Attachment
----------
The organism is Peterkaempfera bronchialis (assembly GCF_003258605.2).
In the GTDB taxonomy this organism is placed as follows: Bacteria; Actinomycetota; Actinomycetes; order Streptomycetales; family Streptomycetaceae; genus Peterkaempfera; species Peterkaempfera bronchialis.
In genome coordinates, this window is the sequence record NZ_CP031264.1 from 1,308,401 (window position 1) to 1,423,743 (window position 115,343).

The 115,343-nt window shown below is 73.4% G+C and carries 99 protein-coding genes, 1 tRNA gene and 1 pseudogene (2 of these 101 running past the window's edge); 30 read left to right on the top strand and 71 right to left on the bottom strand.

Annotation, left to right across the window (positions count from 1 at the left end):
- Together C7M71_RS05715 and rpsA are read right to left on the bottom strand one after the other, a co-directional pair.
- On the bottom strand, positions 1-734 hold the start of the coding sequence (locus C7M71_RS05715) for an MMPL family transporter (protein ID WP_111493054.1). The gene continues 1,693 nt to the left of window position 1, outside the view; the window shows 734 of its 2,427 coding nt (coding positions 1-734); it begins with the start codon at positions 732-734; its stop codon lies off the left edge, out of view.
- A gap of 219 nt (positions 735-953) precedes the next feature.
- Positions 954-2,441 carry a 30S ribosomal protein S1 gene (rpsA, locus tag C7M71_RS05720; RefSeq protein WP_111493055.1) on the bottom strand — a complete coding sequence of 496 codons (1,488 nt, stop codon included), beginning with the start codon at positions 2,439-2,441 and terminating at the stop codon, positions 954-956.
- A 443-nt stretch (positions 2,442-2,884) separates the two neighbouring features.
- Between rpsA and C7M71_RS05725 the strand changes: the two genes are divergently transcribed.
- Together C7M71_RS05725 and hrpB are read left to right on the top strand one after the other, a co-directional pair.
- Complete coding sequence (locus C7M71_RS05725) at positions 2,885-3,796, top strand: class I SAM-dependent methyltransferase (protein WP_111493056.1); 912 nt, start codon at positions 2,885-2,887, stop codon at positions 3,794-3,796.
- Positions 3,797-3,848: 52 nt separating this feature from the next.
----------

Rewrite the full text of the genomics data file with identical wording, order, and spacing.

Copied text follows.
The organism is Peterkaempfera bronchialis (assembly GCF_003258605.2).
In the GTDB taxonomy this organism is placed as follows: Bacteria; Actinomycetota; Actinomycetes; order Streptomycetales; family Streptomycetaceae; genus Peterkaempfera; species Peterkaempfera bronchialis.
In genome coordinates, this window is the sequence record NZ_CP031264.1 from 1,308,401 (window position 1) to 1,423,743 (window position 115,343).

The 115,343-nt window shown below is 73.4% G+C and carries 99 protein-coding genes, 1 tRNA gene and 1 pseudogene (2 of these 101 running past the window's edge); 30 read left to right on the top strand and 71 right to left on the bottom strand.

Annotation, left to right across the window (positions count from 1 at the left end):
- Together C7M71_RS05715 and rpsA are read right to left on the bottom strand one after the other, a co-directional pair.
- On the bottom strand, positions 1-734 hold the start of the coding sequence (locus C7M71_RS05715) for an MMPL family transporter (protein ID WP_111493054.1). The gene continues 1,693 nt to the left of window position 1, outside the view; the window shows 734 of its 2,427 coding nt (coding positions 1-734); it begins with the start codon at positions 732-734; its stop codon lies off the left edge, out of view.
- A gap of 219 nt (positions 735-953) precedes the next feature.
- Positions 954-2,441 carry a 30S ribosomal protein S1 gene (rpsA, locus tag C7M71_RS05720; RefSeq protein WP_111493055.1) on the bottom strand — a complete coding sequence of 496 codons (1,488 nt, stop codon included), beginning with the start codon at positions 2,439-2,441 and terminating at the stop codon, positions 954-956.
- A 443-nt stretch (positions 2,442-2,884) separates the two neighbouring features.
- Between rpsA and C7M71_RS05725 the strand changes: the two genes are divergently transcribed.
- Together C7M71_RS05725 and hrpB are read left to right on the top strand one after the other, a co-directional pair.
- Complete coding sequence (locus C7M71_RS05725) at positions 2,885-3,796, top strand: class I SAM-dependent methyltransferase (protein WP_111493056.1); 912 nt, start codon at positions 2,885-2,887, stop codon at positions 3,794-3,796.
- Positions 3,797-3,848: 52 nt separating this feature from the next.